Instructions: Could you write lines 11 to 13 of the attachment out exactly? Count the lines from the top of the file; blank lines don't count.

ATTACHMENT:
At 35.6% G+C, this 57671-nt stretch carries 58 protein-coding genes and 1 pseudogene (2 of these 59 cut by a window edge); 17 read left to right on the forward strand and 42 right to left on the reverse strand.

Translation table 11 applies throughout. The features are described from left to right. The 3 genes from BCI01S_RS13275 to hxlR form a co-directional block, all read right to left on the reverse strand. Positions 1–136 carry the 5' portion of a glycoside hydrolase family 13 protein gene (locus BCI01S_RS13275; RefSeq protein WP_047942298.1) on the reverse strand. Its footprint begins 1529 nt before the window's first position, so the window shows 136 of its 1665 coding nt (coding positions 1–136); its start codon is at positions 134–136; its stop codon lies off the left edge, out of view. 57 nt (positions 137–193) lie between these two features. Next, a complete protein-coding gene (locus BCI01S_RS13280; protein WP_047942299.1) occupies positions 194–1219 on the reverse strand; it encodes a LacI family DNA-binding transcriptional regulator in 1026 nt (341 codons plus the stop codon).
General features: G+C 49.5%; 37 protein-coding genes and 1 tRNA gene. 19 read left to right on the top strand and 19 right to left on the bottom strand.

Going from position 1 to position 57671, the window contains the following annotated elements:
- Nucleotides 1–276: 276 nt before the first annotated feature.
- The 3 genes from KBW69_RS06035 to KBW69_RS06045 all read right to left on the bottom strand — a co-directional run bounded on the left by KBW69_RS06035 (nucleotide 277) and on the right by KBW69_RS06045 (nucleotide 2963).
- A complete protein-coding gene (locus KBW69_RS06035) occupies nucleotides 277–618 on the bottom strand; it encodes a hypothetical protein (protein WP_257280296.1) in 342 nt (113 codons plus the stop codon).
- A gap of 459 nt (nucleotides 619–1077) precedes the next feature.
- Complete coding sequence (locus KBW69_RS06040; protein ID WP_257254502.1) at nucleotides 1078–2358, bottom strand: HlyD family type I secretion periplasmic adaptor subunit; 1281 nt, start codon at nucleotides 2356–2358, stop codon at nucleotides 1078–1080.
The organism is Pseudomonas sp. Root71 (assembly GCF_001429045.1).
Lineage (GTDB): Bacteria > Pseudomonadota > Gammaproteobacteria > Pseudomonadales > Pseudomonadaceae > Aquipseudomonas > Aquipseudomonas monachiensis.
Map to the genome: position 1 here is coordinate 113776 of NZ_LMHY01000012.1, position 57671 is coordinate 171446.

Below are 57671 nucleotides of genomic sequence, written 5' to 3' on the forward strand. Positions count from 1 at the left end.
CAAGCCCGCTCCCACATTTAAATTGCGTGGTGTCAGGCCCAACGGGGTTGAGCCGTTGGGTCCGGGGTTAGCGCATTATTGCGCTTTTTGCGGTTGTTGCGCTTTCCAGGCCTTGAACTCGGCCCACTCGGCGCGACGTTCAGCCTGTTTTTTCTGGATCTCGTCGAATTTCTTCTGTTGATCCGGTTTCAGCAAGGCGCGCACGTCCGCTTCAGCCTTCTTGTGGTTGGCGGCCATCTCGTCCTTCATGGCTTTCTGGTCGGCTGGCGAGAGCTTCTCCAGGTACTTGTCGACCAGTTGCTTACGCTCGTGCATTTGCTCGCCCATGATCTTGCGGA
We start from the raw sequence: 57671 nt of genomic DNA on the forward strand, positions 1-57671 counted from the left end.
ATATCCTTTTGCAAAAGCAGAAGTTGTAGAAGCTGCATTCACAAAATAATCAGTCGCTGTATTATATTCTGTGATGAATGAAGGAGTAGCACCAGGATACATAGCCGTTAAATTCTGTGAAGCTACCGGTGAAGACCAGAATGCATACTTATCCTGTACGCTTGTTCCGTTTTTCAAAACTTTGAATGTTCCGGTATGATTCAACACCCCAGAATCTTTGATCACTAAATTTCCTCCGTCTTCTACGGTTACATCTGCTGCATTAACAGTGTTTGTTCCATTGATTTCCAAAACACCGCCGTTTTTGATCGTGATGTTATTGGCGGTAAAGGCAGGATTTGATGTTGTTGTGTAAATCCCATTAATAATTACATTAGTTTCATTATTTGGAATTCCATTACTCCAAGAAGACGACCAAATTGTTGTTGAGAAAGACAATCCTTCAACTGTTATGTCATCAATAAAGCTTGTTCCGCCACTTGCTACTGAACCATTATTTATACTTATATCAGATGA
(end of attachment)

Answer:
Lineage (GTDB): Bacteria > Pseudomonadota > Gammaproteobacteria > Pseudomonadales > Pseudomonadaceae > Aquipseudomonas > Aquipseudomonas monachiensis.
Map to the genome: position 1 here is coordinate 113776 of NZ_LMHY01000012.1, position 57671 is coordinate 171446.

Below are 57671 nucleotides of genomic sequence, written 5' to 3' on the forward strand. Positions count from 1 at the left end.